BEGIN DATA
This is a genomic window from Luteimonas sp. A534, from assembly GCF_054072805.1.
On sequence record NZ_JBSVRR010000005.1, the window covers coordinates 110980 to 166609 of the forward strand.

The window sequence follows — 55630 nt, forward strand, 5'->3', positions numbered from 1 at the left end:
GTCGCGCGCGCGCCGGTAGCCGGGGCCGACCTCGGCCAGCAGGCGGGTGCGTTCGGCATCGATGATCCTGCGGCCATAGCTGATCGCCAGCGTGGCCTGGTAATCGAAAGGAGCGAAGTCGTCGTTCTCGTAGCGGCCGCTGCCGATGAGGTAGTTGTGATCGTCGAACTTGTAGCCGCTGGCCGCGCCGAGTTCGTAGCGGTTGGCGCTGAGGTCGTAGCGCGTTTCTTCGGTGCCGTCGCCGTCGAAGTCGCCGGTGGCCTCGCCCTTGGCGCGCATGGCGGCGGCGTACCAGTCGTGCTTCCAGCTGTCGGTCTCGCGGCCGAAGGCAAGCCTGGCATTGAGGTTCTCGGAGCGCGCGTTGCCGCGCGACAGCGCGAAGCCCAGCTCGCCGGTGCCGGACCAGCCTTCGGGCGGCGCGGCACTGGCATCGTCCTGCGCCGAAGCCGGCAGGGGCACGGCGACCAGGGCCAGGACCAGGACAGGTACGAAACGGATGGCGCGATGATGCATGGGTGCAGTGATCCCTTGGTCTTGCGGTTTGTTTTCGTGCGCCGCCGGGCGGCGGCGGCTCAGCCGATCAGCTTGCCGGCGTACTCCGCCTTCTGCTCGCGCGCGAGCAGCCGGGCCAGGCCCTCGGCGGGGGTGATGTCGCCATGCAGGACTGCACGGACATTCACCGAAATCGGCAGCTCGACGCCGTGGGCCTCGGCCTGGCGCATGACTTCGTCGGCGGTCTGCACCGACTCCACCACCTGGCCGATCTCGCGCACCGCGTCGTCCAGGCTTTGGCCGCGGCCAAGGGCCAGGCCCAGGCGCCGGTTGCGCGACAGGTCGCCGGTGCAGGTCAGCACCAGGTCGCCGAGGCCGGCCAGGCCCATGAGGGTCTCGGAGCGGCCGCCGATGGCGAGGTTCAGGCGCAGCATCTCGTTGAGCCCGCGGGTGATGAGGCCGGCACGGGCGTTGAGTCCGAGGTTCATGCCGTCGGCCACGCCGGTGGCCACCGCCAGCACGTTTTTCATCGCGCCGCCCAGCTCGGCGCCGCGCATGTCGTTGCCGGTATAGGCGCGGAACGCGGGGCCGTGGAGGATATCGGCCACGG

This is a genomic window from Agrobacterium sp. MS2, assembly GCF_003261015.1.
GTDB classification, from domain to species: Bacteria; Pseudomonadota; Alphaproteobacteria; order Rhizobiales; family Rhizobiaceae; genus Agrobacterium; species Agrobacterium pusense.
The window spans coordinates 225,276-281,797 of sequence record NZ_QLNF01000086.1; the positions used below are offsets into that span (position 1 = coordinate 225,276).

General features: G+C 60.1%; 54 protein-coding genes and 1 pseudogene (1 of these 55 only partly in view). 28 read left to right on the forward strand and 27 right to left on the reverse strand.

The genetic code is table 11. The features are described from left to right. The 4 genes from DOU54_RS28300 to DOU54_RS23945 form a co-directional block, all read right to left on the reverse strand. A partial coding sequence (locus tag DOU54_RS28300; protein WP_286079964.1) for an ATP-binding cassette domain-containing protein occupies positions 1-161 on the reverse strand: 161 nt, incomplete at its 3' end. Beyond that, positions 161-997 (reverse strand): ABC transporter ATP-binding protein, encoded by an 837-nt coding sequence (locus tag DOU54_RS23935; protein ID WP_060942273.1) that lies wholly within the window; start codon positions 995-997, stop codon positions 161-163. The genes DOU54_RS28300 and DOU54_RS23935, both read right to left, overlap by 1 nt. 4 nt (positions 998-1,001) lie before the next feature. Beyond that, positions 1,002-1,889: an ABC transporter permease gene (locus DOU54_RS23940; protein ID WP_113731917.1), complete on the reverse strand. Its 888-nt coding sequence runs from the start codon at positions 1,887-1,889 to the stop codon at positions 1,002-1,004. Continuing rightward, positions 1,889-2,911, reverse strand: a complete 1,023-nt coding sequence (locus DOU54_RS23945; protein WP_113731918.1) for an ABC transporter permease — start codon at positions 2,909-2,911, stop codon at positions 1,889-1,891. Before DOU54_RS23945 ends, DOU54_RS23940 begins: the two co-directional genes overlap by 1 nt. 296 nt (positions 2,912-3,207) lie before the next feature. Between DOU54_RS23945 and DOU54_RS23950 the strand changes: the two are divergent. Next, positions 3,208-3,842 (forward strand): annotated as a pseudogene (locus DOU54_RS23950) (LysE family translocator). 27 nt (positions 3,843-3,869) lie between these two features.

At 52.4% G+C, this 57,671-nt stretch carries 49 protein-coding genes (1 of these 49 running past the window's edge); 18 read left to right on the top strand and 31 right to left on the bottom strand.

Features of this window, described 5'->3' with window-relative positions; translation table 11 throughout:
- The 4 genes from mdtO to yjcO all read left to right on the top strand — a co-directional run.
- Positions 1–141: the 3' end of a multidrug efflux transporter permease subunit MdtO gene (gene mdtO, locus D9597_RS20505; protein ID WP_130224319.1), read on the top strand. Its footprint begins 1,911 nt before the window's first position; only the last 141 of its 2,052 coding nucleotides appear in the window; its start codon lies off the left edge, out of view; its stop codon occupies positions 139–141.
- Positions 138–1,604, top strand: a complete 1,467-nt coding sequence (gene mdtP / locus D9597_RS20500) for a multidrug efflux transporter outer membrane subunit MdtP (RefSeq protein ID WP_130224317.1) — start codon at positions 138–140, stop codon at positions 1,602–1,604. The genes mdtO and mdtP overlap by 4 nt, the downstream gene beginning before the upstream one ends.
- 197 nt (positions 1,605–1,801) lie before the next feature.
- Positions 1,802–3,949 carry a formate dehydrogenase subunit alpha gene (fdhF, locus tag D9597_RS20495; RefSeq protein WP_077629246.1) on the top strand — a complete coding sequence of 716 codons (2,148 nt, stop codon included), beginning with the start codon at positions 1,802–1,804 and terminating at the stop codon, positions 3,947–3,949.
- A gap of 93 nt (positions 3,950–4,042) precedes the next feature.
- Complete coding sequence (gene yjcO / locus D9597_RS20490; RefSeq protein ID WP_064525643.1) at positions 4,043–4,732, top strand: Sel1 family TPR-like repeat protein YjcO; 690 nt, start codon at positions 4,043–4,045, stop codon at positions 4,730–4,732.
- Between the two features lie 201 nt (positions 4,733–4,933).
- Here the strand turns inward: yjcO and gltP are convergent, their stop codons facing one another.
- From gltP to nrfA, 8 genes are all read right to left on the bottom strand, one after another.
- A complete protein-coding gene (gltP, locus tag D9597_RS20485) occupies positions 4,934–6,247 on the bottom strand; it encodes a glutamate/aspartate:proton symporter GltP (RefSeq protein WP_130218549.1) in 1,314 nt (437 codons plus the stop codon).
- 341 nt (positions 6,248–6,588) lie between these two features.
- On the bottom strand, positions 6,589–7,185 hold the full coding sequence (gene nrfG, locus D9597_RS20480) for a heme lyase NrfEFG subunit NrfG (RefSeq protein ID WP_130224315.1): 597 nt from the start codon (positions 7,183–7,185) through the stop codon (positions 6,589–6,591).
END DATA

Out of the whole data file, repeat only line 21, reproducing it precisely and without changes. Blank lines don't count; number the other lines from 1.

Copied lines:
- From gltP to nrfA, 8 genes are all read right to left on the bottom strand, one after another.